After weeks of persistent demands from ATU Local 113, the TTC agreed on March 18 to allow workers the choice of wearing protective masks on the job. This is an important measure ATU Local 113 secured to help members protect their health at work. Tired of the TTC’s inaction on providing PPE to members, ATU Local 113 secured 100,000 disposable masks in April. And following pressure from ATU Local 113, the TTC said it will provide PPE to members who choose to wear it. ATU Local 113 continues to monitor to ensure the TTC is living up to its commitment to provide PPE to members.
Fare collectors and customer service agents can remain in collector booths for as long as they wish for any health and safety concerns. You also have the choice to wear a protective mask on the job. If you feel unwell, stay home.
The TTC has agreed to ATU Local 113’s firm demands for greater health protections and is now asking riders to board and exit buses from the rear doors only, except when accommodating accessibility issues. This policy will provide greater social distancing while minimizing potential contact between operators and riders. Thanks to our maintenance teams’ expertise, vinyl barriers have been installed on all buses to enforce physical distancing between the operator and passengers.
On April 2, ATU Local 113 advised TTC bus operators to enforce physical distancing measures themselves by limiting the number of passengers to 10 riders on a regular bus and 15 riders on an articulated bus.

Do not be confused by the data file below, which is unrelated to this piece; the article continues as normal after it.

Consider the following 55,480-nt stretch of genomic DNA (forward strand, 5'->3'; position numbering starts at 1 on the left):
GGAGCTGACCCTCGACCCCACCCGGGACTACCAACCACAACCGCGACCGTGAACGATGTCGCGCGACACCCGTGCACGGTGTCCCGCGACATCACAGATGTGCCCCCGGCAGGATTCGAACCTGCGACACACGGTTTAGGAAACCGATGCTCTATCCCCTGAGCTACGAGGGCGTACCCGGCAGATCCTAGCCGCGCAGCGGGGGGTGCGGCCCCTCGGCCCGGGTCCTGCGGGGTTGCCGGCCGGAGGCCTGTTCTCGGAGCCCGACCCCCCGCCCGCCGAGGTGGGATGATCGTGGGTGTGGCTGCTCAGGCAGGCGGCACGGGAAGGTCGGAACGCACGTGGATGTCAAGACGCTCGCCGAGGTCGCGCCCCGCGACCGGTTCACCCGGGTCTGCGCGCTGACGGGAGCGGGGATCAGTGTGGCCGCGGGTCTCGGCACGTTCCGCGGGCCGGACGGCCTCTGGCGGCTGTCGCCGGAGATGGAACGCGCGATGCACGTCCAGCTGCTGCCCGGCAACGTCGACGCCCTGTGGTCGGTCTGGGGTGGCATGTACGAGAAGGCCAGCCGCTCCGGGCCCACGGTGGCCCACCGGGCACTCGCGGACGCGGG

Tired of the TTC’s inaction on providing PPE to members, ATU Local 113 secured 100,000 disposable masks in April. And following pressure from ATU Local 113, the TTC said it will provide PPE to members who choose to wear it. ATU Local 113 continues to monitor to ensure the TTC is living up to its commitment to provide PPE to members.
The TTC will no longer be accepting payment by cash, tickets or tokens on TTC buses.
ATU Local 113 has offered to increase maximum weekly hours up to 64 hours to ensure maintenance workers can provide additional cleaning and disinfection to TTC vehicles.
There may be temporary changes to TTC operations and maintenance that may require some members to adapt accordingly. If there are several operators off due to illness, self-isolation, quarantine or other reasons, the TTC may ask some operators to temporarily drive a different route to maintain service. Similarly, maintenance workers and support staff may be asked to step in and fill worker shortages elsewhere around the TTC system. For any operators, maintenance and support staff affected by any changes, it’s important to know these changes are temporary and will be done without prejudice to help our city get through this crisis.